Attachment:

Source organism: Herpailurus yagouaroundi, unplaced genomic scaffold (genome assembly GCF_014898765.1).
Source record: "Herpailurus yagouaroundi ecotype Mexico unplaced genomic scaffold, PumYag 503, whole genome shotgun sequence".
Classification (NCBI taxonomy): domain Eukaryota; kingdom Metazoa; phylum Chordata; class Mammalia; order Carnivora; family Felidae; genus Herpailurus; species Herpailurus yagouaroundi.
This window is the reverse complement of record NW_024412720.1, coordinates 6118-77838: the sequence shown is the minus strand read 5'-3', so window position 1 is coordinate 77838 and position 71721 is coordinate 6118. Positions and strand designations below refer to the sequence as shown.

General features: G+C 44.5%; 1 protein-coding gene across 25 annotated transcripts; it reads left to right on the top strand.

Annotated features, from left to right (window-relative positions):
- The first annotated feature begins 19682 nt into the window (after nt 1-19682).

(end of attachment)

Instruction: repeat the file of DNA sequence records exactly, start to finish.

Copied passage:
Source organism: Herpailurus yagouaroundi, unplaced genomic scaffold (genome assembly GCF_014898765.1).
Source record: "Herpailurus yagouaroundi ecotype Mexico unplaced genomic scaffold, PumYag 503, whole genome shotgun sequence".
Classification (NCBI taxonomy): domain Eukaryota; kingdom Metazoa; phylum Chordata; class Mammalia; order Carnivora; family Felidae; genus Herpailurus; species Herpailurus yagouaroundi.
This window is the reverse complement of record NW_024412720.1, coordinates 6118-77838: the sequence shown is the minus strand read 5'-3', so window position 1 is coordinate 77838 and position 71721 is coordinate 6118. Positions and strand designations below refer to the sequence as shown.

General features: G+C 44.5%; 1 protein-coding gene across 25 annotated transcripts; it reads left to right on the top strand.

Annotated features, from left to right (window-relative positions):
- The first annotated feature begins 19682 nt into the window (after nt 1-19682).